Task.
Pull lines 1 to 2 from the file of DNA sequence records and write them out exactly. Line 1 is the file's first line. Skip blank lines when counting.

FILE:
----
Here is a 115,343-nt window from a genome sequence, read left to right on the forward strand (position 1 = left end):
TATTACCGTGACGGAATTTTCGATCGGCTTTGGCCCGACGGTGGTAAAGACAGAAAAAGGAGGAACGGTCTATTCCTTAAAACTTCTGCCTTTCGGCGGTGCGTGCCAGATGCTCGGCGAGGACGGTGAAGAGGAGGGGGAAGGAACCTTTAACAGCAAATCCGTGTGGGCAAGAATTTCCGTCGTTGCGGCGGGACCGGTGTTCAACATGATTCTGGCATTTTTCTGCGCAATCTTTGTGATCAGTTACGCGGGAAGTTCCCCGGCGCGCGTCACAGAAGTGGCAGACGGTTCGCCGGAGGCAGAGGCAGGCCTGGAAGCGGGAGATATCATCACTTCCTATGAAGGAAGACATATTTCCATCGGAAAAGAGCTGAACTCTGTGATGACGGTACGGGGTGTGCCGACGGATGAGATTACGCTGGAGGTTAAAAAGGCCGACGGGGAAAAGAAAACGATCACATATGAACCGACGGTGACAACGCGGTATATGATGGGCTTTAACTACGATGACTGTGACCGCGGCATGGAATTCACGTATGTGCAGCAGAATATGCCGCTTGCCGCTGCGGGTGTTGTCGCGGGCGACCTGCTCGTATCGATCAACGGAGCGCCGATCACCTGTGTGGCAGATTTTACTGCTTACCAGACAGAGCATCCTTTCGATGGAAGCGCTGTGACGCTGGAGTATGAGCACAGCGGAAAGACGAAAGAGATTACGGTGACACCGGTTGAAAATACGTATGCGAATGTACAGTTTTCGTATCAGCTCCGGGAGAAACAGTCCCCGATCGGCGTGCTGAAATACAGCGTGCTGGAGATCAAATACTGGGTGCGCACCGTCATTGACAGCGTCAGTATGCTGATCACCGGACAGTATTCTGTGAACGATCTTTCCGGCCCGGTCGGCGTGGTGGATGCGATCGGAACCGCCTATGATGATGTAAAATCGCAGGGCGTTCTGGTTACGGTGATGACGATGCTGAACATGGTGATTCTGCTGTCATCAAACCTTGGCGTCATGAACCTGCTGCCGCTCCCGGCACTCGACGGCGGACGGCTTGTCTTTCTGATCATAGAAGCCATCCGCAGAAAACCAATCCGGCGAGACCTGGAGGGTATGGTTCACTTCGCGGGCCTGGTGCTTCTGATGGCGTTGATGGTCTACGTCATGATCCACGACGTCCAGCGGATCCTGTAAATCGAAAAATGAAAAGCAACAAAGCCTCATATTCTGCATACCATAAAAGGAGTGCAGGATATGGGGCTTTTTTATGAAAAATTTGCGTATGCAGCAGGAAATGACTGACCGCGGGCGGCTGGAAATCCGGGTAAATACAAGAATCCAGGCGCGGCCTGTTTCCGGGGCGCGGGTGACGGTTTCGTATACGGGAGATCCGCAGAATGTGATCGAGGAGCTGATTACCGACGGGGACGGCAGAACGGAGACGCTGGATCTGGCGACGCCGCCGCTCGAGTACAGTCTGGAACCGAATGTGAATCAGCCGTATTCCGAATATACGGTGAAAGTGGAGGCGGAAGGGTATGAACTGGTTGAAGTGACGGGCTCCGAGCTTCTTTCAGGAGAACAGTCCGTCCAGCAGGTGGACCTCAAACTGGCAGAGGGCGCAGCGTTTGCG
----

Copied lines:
Here is a 115,343-nt window from a genome sequence, read left to right on the forward strand (position 1 = left end):
TATTACCGTGACGGAATTTTCGATCGGCTTTGGCCCGACGGTGGTAAAGACAGAAAAAGGAGGAACGGTCTATTCCTTAAAACTTCTGCCTTTCGGCGGTGCGTGCCAGATGCTCGGCGAGGACGGTGAAGAGGAGGGGGAAGGAACCTTTAACAGCAAATCCGTGTGGGCAAGAATTTCCGTCGTTGCGGCGGGACCGGTGTTCAACATGATTCTGGCATTTTTCTGCGCAATCTTTGTGATCAGTTACGCGGGAAGTTCCCCGGCGCGCGTCACAGAAGTGGCAGACGGTTCGCCGGAGGCAGAGGCAGGCCTGGAAGCGGGAGATATCATCACTTCCTATGAAGGAAGACATATTTCCATCGGAAAAGAGCTGAACTCTGTGATGACGGTACGGGGTGTGCCGACGGATGAGATTACGCTGGAGGTTAAAAAGGCCGACGGGGAAAAGAAAACGATCACATATGAACCGACGGTGACAACGCGGTATATGATGGGCTTTAACTACGATGACTGTGACCGCGGCATGGAATTCACGTATGTGCAGCAGAATATGCCGCTTGCCGCTGCGGGTGTTGTCGCGGGCGACCTGCTCGTATCGATCAACGGAGCGCCGATCACCTGTGTGGCAGATTTTACTGCTTACCAGACAGAGCATCCTTTCGATGGAAGCGCTGTGACGCTGGAGTATGAGCACAGCGGAAAGACGAAAGAGATTACGGTGACACCGGTTGAAAATACGTATGCGAATGTACAGTTTTCGTATCAGCTCCGGGAGAAACAGTCCCCGATCGGCGTGCTGAAATACAGCGTGCTGGAGATCAAATACTGGGTGCGCACCGTCATTGACAGCGTCAGTATGCTGATCACCGGACAGTATTCTGTGAACGATCTTTCCGGCCCGGTCGGCGTGGTGGATGCGATCGGAACCGCCTATGATGATGTAAAATCGCAGGGCGTTCTGGTTACGGTGATGACGATGCTGAACATGGTGATTCTGCTGTCATCAAACCTTGGCGTCATGAACCTGCTGCCGCTCCCGGCACTCGACGGCGGACGGCTTGTCTTTCTGATCATAGAAGCCATCCGCAGAAAACCAATCCGGCGAGACCTGGAGGGTATGGTTCACTTCGCGGGCCTGGTGCTTCTGATGGCGTTGATGGTCTACGTCATGATCCACGACGTCCAGCGGATCCTGTAAATCGAAAAATGAAAAGCAACAAAGCCTCATATTCTGCATACCATAAAAGGAGTGCAGGATATGGGGCTTTTTTATGAAAAATTTGCGTATGCAGCAGGAAATGACTGACCGCGGGCGGCTGGAAATCCGGGTAAATACAAGAATCCAGGCGCGGCCTGTTTCCGGGGCGCGGGTGACGGTTTCGTATACGGGAGATCCGCAGAATGTGATCGAGGAGCTGATTACCGACGGGGACGGCAGAACGGAGACGCTGGATCTGGCGACGCCGCCGCTCGAGTACAGTCTGGAACCGAATGTGAATCAGCCGTATTCCGAATATACGGTGAAAGTGGAGGCGGAAGGGTATGAACTGGTTGAAGTGACGGGCTCCGAGCTTCTTTCAGGAGAACAGTCCGTCCAGCAGGTGGACCTCAAACTGGCAGAGGGCGCAGCGTTTGCG